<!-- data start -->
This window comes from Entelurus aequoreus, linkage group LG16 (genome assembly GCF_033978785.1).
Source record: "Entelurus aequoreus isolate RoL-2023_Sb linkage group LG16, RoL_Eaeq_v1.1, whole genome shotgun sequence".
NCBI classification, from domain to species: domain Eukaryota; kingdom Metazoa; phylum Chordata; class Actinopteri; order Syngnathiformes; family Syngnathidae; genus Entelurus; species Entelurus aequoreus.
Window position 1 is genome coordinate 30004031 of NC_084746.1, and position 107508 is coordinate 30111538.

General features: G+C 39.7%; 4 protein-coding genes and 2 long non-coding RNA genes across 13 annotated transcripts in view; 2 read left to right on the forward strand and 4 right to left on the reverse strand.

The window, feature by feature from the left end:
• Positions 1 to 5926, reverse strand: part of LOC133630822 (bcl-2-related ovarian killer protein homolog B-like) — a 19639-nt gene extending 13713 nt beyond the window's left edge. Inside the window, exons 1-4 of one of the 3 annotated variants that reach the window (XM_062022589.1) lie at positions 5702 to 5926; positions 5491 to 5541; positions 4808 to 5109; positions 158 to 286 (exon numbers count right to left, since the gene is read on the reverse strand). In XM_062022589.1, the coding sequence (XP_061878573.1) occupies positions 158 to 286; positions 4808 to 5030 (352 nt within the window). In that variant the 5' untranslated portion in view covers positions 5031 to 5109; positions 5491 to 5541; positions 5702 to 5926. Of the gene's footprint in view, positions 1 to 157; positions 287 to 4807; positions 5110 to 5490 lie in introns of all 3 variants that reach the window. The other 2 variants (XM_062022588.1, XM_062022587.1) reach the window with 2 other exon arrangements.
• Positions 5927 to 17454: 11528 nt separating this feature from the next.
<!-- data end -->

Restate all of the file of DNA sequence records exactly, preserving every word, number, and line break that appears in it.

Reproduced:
This window comes from Entelurus aequoreus, linkage group LG16 (genome assembly GCF_033978785.1).
Source record: "Entelurus aequoreus isolate RoL-2023_Sb linkage group LG16, RoL_Eaeq_v1.1, whole genome shotgun sequence".
NCBI classification, from domain to species: domain Eukaryota; kingdom Metazoa; phylum Chordata; class Actinopteri; order Syngnathiformes; family Syngnathidae; genus Entelurus; species Entelurus aequoreus.
Window position 1 is genome coordinate 30004031 of NC_084746.1, and position 107508 is coordinate 30111538.

General features: G+C 39.7%; 4 protein-coding genes and 2 long non-coding RNA genes across 13 annotated transcripts in view; 2 read left to right on the forward strand and 4 right to left on the reverse strand.

The window, feature by feature from the left end:
• Positions 1 to 5926, reverse strand: part of LOC133630822 (bcl-2-related ovarian killer protein homolog B-like) — a 19639-nt gene extending 13713 nt beyond the window's left edge. Inside the window, exons 1-4 of one of the 3 annotated variants that reach the window (XM_062022589.1) lie at positions 5702 to 5926; positions 5491 to 5541; positions 4808 to 5109; positions 158 to 286 (exon numbers count right to left, since the gene is read on the reverse strand). In XM_062022589.1, the coding sequence (XP_061878573.1) occupies positions 158 to 286; positions 4808 to 5030 (352 nt within the window). In that variant the 5' untranslated portion in view covers positions 5031 to 5109; positions 5491 to 5541; positions 5702 to 5926. Of the gene's footprint in view, positions 1 to 157; positions 287 to 4807; positions 5110 to 5490 lie in introns of all 3 variants that reach the window. The other 2 variants (XM_062022588.1, XM_062022587.1) reach the window with 2 other exon arrangements.
• Positions 5927 to 17454: 11528 nt separating this feature from the next.